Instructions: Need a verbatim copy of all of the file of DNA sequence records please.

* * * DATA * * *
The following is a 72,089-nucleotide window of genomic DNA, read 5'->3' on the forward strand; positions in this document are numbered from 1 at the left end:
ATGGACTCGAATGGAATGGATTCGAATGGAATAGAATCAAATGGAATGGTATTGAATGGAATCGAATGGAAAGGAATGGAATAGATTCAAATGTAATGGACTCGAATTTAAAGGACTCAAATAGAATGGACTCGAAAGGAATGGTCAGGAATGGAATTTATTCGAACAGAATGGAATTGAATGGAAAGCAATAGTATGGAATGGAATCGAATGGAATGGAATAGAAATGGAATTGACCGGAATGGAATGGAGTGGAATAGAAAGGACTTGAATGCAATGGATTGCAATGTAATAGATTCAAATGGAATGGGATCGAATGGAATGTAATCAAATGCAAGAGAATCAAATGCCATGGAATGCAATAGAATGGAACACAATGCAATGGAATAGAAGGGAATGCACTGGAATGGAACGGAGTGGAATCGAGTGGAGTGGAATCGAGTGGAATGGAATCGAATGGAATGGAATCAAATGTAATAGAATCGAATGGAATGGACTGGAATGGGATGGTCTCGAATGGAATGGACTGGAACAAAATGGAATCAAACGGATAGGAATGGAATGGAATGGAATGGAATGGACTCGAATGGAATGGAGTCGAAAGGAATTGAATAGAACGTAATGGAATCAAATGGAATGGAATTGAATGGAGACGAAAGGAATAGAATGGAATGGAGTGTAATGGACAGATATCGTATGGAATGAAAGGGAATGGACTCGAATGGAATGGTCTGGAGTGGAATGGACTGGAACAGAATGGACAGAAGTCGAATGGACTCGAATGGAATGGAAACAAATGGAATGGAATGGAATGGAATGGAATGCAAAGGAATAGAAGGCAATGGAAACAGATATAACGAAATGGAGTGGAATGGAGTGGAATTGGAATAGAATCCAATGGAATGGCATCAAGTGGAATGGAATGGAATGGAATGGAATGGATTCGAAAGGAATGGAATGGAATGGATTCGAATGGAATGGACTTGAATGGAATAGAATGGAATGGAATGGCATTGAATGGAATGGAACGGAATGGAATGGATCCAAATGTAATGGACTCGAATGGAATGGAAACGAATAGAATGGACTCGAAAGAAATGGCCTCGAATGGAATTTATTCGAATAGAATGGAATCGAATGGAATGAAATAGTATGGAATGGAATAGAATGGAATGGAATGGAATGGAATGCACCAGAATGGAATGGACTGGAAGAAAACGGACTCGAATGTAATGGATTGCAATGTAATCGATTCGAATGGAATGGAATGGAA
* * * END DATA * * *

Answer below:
The following is a 72,089-nucleotide window of genomic DNA, read 5'->3' on the forward strand; positions in this document are numbered from 1 at the left end:
ATGGACTCGAATGGAATGGATTCGAATGGAATAGAATCAAATGGAATGGTATTGAATGGAATCGAATGGAAAGGAATGGAATAGATTCAAATGTAATGGACTCGAATTTAAAGGACTCAAATAGAATGGACTCGAAAGGAATGGTCAGGAATGGAATTTATTCGAACAGAATGGAATTGAATGGAAAGCAATAGTATGGAATGGAATCGAATGGAATGGAATAGAAATGGAATTGACCGGAATGGAATGGAGTGGAATAGAAAGGACTTGAATGCAATGGATTGCAATGTAATAGATTCAAATGGAATGGGATCGAATGGAATGTAATCAAATGCAAGAGAATCAAATGCCATGGAATGCAATAGAATGGAACACAATGCAATGGAATAGAAGGGAATGCACTGGAATGGAACGGAGTGGAATCGAGTGGAGTGGAATCGAGTGGAATGGAATCGAATGGAATGGAATCAAATGTAATAGAATCGAATGGAATGGACTGGAATGGGATGGTCTCGAATGGAATGGACTGGAACAAAATGGAATCAAACGGATAGGAATGGAATGGAATGGAATGGAATGGACTCGAATGGAATGGAGTCGAAAGGAATTGAATAGAACGTAATGGAATCAAATGGAATGGAATTGAATGGAGACGAAAGGAATAGAATGGAATGGAGTGTAATGGACAGATATCGTATGGAATGAAAGGGAATGGACTCGAATGGAATGGTCTGGAGTGGAATGGACTGGAACAGAATGGACAGAAGTCGAATGGACTCGAATGGAATGGAAACAAATGGAATGGAATGGAATGGAATGGAATGCAAAGGAATAGAAGGCAATGGAAACAGATATAACGAAATGGAGTGGAATGGAGTGGAATTGGAATAGAATCCAATGGAATGGCATCAAGTGGAATGGAATGGAATGGAATGGAATGGATTCGAAAGGAATGGAATGGAATGGATTCGAATGGAATGGACTTGAATGGAATAGAATGGAATGGAATGGCATTGAATGGAATGGAACGGAATGGAATGGATCCAAATGTAATGGACTCGAATGGAATGGAAACGAATAGAATGGACTCGAAAGAAATGGCCTCGAATGGAATTTATTCGAATAGAATGGAATCGAATGGAATGAAATAGTATGGAATGGAATAGAATGGAATGGAATGGAATGGAATGCACCAGAATGGAATGGACTGGAAGAAAACGGACTCGAATGTAATGGATTGCAATGTAATCGATTCGAATGGAATGGAATGGAA